Report: 'Foreign entity' hacked Obama, McCain PCs

Newsweek says feds told Obama's team it had 'a problem way bigger than you understand'

Computer systems used by the election campaigns of both President-elect Barack Obama and his Republican rival John McCain were broken into earlier this year, and a large number of files related to the evolving policy positions of the two candidates were stolen, according to a story posted online Wednesday by Newsweek magazine.

The attacks appear to have been perpetrated by an unidentified "foreign entity" looking to steal information that might be useful in future negotiations with the next American president, Newsweek reported, quoting several unnamed sources.

According to Newsweek, the attacks happened sometime around midyear and were reported to the Obama and McCain campaigns by the US Secret Service, the FBI and even the White House. The story doesn't detail how the feds learned about the intrusions but says they assured the Obama camp that the break-ins didn't appear to be the work of his political opponents. Obama's team was also informed that the McCain campaign's computers had similarly been broken into, the story says.

A spokesman in McCain's press office said Wednesday that he didn't have any information about the reported breaching of the Arizona senator's campaign systems. Obama's press office didn't immediately respond to inquiries about the Newsweek story.

But the former director of technology for the 2004 presidential campaign of Dennis Kucinich voiced skepticism Wednesday about some of the claims made in the story and said that it omits some important information.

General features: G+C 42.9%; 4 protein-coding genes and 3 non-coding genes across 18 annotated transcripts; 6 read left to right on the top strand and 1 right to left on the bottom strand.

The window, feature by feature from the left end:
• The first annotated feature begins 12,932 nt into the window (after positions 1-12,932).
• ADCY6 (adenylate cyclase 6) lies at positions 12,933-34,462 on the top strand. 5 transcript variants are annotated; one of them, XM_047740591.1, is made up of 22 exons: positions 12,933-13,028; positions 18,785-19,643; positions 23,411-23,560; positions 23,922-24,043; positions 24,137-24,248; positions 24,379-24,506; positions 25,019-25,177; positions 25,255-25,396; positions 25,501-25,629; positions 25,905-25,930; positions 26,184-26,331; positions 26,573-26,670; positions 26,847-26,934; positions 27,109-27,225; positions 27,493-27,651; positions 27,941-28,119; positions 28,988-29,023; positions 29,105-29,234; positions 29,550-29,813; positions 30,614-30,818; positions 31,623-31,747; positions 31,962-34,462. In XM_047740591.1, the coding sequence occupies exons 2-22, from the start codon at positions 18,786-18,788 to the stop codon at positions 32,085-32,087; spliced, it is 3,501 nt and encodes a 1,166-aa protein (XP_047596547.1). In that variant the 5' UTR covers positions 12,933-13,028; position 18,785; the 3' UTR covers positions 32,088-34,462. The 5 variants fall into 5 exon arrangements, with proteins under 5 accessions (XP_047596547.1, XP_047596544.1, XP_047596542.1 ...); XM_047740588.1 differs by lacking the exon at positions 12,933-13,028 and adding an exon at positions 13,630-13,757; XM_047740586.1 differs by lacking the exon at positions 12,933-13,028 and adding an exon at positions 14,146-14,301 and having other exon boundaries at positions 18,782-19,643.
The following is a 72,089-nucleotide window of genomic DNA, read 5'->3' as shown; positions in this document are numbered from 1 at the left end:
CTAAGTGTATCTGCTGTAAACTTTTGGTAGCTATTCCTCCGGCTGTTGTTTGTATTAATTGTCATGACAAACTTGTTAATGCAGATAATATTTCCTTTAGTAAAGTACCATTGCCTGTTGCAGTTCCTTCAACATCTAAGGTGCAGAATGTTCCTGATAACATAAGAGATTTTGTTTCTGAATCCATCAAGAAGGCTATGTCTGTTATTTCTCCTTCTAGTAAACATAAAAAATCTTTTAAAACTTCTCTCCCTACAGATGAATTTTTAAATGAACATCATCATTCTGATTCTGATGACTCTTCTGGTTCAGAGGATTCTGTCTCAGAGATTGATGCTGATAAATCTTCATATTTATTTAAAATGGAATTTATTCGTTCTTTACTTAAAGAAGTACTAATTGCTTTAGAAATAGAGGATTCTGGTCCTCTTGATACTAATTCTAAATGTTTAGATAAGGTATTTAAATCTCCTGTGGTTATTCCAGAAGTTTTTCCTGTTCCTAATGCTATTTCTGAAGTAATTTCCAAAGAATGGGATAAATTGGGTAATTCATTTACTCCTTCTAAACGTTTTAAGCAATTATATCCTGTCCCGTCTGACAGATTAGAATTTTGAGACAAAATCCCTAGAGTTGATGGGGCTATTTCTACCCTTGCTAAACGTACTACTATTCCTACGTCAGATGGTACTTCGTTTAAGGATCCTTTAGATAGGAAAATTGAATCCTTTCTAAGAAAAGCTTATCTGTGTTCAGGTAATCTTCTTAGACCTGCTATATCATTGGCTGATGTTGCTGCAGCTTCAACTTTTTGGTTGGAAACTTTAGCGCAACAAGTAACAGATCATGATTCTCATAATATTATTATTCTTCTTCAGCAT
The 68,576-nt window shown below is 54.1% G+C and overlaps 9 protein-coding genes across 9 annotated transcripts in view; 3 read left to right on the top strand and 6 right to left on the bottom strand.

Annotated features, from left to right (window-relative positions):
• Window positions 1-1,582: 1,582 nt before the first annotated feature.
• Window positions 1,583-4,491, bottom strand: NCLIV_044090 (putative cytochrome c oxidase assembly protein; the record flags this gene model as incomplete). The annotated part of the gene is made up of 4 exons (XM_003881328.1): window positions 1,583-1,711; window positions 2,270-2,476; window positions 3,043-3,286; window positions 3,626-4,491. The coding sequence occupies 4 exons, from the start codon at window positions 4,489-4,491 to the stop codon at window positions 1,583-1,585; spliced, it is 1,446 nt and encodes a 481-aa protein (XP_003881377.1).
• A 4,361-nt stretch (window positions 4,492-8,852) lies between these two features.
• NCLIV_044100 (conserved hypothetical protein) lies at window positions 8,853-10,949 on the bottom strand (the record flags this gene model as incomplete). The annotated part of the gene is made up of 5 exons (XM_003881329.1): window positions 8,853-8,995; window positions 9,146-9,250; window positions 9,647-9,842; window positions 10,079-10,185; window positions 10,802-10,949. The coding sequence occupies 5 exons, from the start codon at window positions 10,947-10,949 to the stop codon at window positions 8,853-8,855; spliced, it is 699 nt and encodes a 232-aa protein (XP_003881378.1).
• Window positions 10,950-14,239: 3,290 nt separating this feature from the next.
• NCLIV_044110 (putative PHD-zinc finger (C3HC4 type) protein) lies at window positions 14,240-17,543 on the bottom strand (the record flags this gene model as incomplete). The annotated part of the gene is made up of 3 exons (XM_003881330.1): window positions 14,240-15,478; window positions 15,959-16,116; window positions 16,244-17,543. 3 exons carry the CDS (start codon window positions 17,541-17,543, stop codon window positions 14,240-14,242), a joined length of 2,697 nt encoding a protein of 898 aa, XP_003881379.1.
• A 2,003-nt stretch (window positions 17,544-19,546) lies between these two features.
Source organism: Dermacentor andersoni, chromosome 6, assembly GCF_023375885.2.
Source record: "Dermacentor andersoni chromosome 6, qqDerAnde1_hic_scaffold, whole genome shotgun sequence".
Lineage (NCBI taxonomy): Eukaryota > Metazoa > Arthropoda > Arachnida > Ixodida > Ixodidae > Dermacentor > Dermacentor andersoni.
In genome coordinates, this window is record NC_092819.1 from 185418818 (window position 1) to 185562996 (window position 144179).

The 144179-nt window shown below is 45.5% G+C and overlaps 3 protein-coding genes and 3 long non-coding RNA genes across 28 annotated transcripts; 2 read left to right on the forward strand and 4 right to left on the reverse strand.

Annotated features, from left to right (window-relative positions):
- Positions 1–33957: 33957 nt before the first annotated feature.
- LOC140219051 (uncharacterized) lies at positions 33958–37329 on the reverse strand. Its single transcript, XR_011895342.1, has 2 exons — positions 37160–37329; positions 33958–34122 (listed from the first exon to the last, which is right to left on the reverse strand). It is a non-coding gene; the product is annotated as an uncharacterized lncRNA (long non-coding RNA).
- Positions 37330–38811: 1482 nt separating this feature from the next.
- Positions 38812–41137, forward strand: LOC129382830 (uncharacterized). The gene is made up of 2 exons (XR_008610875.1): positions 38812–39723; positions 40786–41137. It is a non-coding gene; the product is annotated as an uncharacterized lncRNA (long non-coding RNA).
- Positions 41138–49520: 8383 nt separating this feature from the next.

For example, it isn't clear from the story whether the servers running the campaign Web sites were broken into or if the hacking targeted other systems, such as e-mail servers, said Henry Poole, who now is a partner at CivicActions, a firm that offers Internet campaign consulting services.

It's unlikely that either campaign would have stored sensitive data on the same servers that were being used for public campaigning purposes, Poole said. Typically, he added, all e-commerce activity on campaign Web sites -- including online donations -- is heavily secured, while other portions of the sites may not be as well protected. "It wasn't clear to me at all what was compromised," he said.

In addition, while it's understandable that the FBI and Secret Service would be involved in investigating such intrusions, it isn't at all clear why the White House would be involved, Poole said.

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According to the Newsweek story, a federal agent told Obama campaign officials that they had an IT security problem "way bigger than what you understand. You have been compromised, and a serious amount of files have been loaded off your system."

Technical staffers working for Obama later speculated that the hackers might have been from China or Russia, the story says. It adds that a security firm retained by the campaign later plugged the security holes.

The attacks reported by Newsweek aren't the first time that Obama's campaign computers had been broken into during the run-up to the election. In April, a cross-site scripting vulnerability in the social networking section of Obama's Web site was exploited by a hacker who redirected visitors to the Web site of Democratic rival Senator Hillary Clinton. That attack prompted the Obama campaign to take steps to strengthen the security of its site.

McCain's running mate, Alaska Governor Sarah Palin, also became a cyber-target earlier this year, when the son of a Tennessee state legislator allegedly hacked into her Yahoo e-mail account to see if he could find anything incriminating about the vice presidential candidate. And early last month, Republican officials disclosed that a laptop containing "strategic information" had been stolen from a McCain campaign field office in Missouri.